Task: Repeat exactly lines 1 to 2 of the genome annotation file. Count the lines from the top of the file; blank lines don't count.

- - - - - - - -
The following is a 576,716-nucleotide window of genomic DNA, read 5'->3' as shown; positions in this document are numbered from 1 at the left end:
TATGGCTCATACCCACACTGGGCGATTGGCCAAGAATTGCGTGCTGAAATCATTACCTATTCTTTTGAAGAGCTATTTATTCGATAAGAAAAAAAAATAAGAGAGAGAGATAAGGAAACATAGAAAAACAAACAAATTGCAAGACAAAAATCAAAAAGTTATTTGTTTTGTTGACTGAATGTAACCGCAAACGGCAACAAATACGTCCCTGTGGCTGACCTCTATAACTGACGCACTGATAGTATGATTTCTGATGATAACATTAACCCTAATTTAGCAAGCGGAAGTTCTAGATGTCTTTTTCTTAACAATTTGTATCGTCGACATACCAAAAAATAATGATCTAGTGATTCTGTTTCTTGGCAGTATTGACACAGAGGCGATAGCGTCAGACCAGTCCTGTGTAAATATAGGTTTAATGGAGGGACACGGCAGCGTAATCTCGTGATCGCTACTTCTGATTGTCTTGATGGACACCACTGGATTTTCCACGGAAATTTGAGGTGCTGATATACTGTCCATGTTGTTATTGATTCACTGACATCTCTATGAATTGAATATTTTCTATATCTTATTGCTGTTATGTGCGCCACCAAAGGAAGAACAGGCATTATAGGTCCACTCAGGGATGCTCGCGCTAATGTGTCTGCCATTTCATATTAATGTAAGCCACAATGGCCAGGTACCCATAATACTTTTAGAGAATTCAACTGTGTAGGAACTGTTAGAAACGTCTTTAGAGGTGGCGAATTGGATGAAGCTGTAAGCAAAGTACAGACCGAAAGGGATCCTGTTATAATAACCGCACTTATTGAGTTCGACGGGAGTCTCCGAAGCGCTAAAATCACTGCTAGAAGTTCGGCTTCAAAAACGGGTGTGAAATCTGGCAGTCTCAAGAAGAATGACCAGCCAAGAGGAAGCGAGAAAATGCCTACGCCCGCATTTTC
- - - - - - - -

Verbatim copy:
The following is a 576,716-nucleotide window of genomic DNA, read 5'->3' as shown; positions in this document are numbered from 1 at the left end:
TATGGCTCATACCCACACTGGGCGATTGGCCAAGAATTGCGTGCTGAAATCATTACCTATTCTTTTGAAGAGCTATTTATTCGATAAGAAAAAAAAATAAGAGAGAGAGATAAGGAAACATAGAAAAACAAACAAATTGCAAGACAAAAATCAAAAAGTTATTTGTTTTGTTGACTGAATGTAACCGCAAACGGCAACAAATACGTCCCTGTGGCTGACCTCTATAACTGACGCACTGATAGTATGATTTCTGATGATAACATTAACCCTAATTTAGCAAGCGGAAGTTCTAGATGTCTTTTTCTTAACAATTTGTATCGTCGACATACCAAAAAATAATGATCTAGTGATTCTGTTTCTTGGCAGTATTGACACAGAGGCGATAGCGTCAGACCAGTCCTGTGTAAATATAGGTTTAATGGAGGGACACGGCAGCGTAATCTCGTGATCGCTACTTCTGATTGTCTTGATGGACACCACTGGATTTTCCACGGAAATTTGAGGTGCTGATATACTGTCCATGTTGTTATTGATTCACTGACATCTCTATGAATTGAATATTTTCTATATCTTATTGCTGTTATGTGCGCCACCAAAGGAAGAACAGGCATTATAGGTCCACTCAGGGATGCTCGCGCTAATGTGTCTGCCATTTCATATTAATGTAAGCCACAATGGCCAGGTACCCATAATACTTTTAGAGAATTCAACTGTGTAGGAACTGTTAGAAACGTCTTTAGAGGTGGCGAATTGGATGAAGCTGTAAGCAAAGTACAGACCGAAAGGGATCCTGTTATAATAACCGCACTTATTGAGTTCGACGGGAGTCTCCGAAGCGCTAAAATCACTGCTAGAAGTTCGGCTTCAAAAACGGGTGTGAAATCTGGCAGTCTCAAGAAGAATGACCAGCCAAGAGGAAGCGAGAAAATGCCTACGCCCGCATTTTC